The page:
posted by riviera at 8:14 AM on March 3, 2003


nedrichards: Only GSM networks use GPRS. Sprint PCS Vision and Verizon Express Network are CDMA2000 1xRTT (though Verizon doesn't have it deployed nationwide yet). This technology tends to have faster real-world speed than GPRS, and has the added advantage of being able to carry voice (backwards and forwards compatible with CDMA), effectively halving the bandwidth required for each phone as users upgrade to 1xRTT phones.
posted by esoterica at 8:59 AM on March 3, 2003


And relying yet again on the same tired idoru ads, in an act that redefines "laziness," probably didn't help them out much either. The day has hopefully passed when you could sell a bazillion of something inane just by slapping up ads all over Shibuya and waiting for the rush.

Well, I don't think that day will pass anytime soon. Most things that are hawked by the local talent are and are not notably inferior to existing products that perform all the same functions that consumers want, cost way less and are being hawked by even more popular people will sell, given the right ads.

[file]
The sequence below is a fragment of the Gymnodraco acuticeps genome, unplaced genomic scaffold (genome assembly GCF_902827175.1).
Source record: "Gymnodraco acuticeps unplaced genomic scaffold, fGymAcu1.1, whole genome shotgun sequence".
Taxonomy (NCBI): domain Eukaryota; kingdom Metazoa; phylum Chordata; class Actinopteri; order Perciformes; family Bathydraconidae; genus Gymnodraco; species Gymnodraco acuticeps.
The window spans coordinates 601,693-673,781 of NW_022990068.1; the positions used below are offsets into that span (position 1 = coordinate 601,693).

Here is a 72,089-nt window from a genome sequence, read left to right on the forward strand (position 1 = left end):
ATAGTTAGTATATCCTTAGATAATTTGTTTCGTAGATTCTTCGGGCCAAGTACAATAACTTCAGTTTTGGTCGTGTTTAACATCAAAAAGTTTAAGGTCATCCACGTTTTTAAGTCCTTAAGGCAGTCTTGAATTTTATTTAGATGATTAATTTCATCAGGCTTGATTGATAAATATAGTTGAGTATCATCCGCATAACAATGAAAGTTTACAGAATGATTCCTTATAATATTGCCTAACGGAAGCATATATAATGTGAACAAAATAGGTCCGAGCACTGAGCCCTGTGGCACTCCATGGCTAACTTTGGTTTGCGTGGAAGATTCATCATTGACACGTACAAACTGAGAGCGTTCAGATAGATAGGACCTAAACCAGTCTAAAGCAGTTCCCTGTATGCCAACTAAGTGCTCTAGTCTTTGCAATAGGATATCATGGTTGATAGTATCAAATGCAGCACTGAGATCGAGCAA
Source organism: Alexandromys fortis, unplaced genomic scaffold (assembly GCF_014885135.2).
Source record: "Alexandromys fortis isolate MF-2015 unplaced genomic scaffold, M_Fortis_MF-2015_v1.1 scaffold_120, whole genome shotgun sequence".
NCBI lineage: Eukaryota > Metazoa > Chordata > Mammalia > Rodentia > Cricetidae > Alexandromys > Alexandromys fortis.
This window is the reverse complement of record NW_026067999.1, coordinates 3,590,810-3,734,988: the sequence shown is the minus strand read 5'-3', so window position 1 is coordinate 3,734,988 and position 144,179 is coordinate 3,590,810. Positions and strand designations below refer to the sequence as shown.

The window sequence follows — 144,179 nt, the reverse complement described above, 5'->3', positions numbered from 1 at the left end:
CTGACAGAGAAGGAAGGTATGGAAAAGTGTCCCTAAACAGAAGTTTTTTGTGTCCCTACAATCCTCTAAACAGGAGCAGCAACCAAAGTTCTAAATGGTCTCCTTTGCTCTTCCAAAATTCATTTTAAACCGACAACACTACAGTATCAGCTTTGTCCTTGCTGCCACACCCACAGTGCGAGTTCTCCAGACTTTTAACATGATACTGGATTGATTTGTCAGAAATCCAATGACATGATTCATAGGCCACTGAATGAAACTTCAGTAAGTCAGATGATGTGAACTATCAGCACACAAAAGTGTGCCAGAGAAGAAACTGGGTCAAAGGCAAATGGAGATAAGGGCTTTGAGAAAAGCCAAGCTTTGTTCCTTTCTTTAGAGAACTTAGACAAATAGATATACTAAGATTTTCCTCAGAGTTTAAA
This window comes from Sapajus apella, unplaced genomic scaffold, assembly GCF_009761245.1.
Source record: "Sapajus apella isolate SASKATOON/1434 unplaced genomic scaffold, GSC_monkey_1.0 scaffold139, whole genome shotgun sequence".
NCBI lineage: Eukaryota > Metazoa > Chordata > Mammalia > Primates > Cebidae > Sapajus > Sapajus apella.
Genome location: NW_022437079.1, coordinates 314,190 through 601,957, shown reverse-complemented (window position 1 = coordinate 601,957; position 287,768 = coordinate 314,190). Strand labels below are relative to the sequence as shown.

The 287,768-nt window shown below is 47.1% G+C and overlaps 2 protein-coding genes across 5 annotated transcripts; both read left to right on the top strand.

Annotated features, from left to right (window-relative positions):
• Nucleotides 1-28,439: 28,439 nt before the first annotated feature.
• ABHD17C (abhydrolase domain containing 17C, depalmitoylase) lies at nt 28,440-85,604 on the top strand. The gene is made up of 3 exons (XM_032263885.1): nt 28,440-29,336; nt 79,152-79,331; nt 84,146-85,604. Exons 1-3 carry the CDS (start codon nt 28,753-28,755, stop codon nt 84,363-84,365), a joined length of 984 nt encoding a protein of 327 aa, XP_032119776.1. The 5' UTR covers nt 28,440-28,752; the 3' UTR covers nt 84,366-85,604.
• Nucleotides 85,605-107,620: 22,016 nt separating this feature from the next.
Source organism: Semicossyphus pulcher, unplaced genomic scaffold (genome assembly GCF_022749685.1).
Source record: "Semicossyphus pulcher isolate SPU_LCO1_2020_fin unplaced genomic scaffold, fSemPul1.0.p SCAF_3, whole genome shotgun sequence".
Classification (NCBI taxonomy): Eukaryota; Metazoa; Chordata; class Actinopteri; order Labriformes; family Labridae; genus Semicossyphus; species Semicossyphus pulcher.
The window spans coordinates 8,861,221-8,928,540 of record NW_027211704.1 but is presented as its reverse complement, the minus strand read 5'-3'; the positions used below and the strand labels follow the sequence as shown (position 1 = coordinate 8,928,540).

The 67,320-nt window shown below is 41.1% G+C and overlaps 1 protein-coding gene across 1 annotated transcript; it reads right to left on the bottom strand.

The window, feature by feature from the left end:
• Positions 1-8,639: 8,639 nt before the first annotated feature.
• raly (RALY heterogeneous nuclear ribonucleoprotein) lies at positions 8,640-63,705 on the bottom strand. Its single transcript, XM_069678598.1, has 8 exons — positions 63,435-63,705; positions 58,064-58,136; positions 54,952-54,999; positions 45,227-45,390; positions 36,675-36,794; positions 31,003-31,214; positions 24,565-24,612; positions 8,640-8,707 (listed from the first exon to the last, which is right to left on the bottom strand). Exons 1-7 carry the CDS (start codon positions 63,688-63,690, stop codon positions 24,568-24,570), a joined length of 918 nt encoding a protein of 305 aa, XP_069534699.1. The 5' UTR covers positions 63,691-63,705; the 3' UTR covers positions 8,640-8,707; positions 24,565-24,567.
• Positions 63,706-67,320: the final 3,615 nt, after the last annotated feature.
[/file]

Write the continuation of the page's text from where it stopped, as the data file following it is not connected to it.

Any widget will sell well in Japan if it has a good shill. The only things that can stop it are time and better shills for similar products.
posted by chiheisen at 9:04 AM on March 3, 2003


The one 'killer app' that I can see for 3G phones isn't video or any of that nonsense - it's location based information. A lot of the new 3G phones have this thing called Assisted GPS that allows you to pinpoint your location to within a few metres. I know that I'd find this useful for getting around unfamiliar towns and finding shops and such, and there are many more advanced applications that could take advantage of this.
posted by adrianhon at 10:03 AM on March 3, 2003